Amy Sage, Probation worker
In April of this year, the Ministry of Justice released a report responding to the ‘growing mental health crisis’ for women in prison. It revealed that there was a 13% rise in the number of self-harm incidents among female prisoners and a 16% increase in incidents requiring hospitalisation. While this is an increase for the sixth consecutive year, the impact of the Covid pandemic, which has seen prisoners confined to their cells for up to 23 hours a day, with limited visitation from family, has undoubtedly contributed to this.
However, these figures are also revealing of a system that uses prison, and the criminal justice system more broadly, to deal with the very problems it creates. Capitalism is crimogenic; not only does the capitalist system promote the idea that success is measured by monetary gain, simultaneously restricting legitimate means to obtaining it, encouraging the use of so-called ‘deviant’ means, but the poverty, inequality and misery capitalism causes drives people into finding ways to address these problems, sometimes resulting in criminal activity.
The ‘poverty to prison pipeline’ under capitalism is perfectly summed up in the book ‘The Rich get Richer and the Poor get Prison’, which describes how, at every stage of the criminal justice process, from criminalisation right through to sentencing, the wealthy are ‘weeded out’ so that the vast majority of those who end up in prison are likely to be poor.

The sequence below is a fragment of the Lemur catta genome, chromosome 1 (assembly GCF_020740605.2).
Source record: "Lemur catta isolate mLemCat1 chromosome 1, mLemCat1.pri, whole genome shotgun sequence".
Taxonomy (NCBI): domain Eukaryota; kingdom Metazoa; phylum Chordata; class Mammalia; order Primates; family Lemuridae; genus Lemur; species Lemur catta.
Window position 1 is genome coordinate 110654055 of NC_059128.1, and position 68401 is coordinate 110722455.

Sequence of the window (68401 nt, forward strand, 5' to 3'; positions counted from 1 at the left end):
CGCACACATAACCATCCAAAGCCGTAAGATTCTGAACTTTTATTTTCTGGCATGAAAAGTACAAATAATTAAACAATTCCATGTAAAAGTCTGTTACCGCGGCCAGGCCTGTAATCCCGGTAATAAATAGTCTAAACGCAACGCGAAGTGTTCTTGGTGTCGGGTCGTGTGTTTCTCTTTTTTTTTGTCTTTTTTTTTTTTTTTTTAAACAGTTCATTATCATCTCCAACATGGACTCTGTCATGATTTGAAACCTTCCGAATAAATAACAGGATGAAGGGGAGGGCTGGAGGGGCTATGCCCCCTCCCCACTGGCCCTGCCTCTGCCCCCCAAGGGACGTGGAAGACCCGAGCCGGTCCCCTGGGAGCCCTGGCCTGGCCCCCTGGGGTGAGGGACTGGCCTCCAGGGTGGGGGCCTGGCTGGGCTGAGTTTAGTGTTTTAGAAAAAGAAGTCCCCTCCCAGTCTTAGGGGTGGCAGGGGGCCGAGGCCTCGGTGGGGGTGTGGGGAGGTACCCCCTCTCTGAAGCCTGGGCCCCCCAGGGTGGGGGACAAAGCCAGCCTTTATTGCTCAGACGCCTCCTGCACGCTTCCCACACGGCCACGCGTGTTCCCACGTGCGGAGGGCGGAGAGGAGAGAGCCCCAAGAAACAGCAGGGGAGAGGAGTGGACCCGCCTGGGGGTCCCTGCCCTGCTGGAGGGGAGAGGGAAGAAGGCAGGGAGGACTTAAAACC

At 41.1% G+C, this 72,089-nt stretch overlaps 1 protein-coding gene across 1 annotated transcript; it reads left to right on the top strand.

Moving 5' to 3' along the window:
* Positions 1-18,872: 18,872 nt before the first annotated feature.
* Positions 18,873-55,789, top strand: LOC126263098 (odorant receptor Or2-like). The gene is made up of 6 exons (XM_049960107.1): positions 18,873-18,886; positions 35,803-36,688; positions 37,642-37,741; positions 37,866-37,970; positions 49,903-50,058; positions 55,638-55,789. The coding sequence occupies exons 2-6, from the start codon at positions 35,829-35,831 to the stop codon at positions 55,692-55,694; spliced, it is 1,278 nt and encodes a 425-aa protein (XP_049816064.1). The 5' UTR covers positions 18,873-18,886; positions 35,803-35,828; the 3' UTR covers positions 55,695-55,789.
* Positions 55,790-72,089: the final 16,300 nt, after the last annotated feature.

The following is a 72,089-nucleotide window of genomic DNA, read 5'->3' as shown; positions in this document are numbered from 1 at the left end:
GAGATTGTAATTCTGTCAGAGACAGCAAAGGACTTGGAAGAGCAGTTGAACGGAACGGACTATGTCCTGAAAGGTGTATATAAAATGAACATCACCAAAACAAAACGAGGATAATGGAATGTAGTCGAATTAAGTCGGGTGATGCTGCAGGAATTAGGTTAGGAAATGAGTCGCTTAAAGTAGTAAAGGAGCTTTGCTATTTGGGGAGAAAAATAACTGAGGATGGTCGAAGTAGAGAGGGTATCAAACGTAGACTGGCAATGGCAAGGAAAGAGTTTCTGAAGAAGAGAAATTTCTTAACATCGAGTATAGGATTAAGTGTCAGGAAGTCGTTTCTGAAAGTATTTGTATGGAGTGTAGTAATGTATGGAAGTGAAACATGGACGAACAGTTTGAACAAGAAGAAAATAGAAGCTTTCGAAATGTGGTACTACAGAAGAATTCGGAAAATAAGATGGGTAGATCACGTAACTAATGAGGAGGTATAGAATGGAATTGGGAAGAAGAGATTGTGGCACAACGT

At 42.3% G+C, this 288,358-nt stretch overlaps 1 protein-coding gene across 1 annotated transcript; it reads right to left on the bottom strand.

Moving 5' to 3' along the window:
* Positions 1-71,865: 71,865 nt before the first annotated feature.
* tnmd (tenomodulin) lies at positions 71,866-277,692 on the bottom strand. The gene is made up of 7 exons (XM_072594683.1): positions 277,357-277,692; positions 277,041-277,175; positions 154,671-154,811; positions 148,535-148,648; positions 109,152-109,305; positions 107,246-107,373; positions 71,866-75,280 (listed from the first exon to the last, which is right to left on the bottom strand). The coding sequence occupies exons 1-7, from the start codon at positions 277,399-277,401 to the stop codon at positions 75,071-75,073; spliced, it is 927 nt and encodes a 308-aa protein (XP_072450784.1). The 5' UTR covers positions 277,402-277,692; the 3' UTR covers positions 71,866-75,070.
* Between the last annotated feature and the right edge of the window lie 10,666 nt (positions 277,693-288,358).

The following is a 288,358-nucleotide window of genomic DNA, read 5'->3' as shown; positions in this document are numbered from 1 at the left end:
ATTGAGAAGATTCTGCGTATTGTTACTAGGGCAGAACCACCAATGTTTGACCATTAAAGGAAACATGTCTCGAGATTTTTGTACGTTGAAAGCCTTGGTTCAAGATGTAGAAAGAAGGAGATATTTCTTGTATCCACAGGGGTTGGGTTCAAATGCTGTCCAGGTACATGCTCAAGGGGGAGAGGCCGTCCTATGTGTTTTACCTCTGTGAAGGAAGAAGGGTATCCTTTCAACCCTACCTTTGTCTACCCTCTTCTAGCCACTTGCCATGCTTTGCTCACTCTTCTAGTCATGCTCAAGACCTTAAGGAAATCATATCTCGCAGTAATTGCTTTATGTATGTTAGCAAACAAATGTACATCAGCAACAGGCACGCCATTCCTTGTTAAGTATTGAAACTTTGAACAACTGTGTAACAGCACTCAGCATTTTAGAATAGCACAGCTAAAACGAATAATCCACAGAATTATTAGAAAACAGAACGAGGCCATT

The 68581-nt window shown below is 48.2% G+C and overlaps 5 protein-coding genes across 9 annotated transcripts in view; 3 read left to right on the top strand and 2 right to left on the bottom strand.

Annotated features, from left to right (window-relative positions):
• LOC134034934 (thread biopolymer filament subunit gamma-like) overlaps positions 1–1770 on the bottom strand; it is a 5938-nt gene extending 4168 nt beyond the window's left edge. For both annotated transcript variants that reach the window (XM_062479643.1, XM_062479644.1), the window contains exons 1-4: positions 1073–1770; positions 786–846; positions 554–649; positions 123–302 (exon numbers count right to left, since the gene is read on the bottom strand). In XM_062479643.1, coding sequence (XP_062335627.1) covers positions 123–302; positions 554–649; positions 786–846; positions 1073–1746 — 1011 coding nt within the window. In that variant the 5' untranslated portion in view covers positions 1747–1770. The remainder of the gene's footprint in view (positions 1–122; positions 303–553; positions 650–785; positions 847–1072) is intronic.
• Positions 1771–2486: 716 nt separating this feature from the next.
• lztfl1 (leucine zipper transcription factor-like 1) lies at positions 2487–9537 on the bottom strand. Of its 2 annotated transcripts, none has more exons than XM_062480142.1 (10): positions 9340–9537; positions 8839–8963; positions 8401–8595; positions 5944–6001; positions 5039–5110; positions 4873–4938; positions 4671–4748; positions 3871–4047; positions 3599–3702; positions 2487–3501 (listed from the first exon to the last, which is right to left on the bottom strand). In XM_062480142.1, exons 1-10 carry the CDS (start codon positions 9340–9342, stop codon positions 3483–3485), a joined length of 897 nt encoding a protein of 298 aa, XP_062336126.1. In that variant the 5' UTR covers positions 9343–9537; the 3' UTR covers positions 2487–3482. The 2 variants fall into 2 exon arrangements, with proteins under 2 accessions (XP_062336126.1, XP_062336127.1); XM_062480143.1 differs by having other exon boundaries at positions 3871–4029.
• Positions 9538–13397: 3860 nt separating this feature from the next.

Furthermore, contrary to what we are led to believe, most of those who receive a prison sentence pose little or no threat to the public: of the 47,000 people sent to prison in 2020, 65% committed a non-violent offence. This is particularly pronounced for female prisoners, for whom the figure is 80%.
It is also likely that those who pass through the criminal justice system are experiencing some form of mental illness, drug addiction or require support for a problem that could be more effectively dealt with by rehabilitation or early intervention services. Again, this is especially true for female offenders.
Women in Prison, a charity that supports women affected by the criminal justice system, reports that 70% of women in prison are domestic abuse survivors, 53% experienced either emotional, physical or sexual abuse as a child, and they are five times more likely to have a mental illness when compared to women in the general population.
It is widely known that women commit fewer crimes than men: of the 1.52 million people who passed through the criminal justice system in 2019, only 26% were female. Unfortunately, this has meant that female offenders have become marginalised in a system designed for men, by men. This has contributed to and exacerbated the issues that have driven female offenders to criminal activity.
In 2007, the Corston report looked into the treatment of female prisoners. It noted a number of key issues, including the fact that, due to the small number of female prisons, female prisoners are often placed far away from their friends and families, to the detriment of maintaining relationships, receiving visits and resettling back into the community. It also noted the lack of proper facilities, which prevent female prisoners from maintaining self-care, and the limited access to hygiene and sanitary products.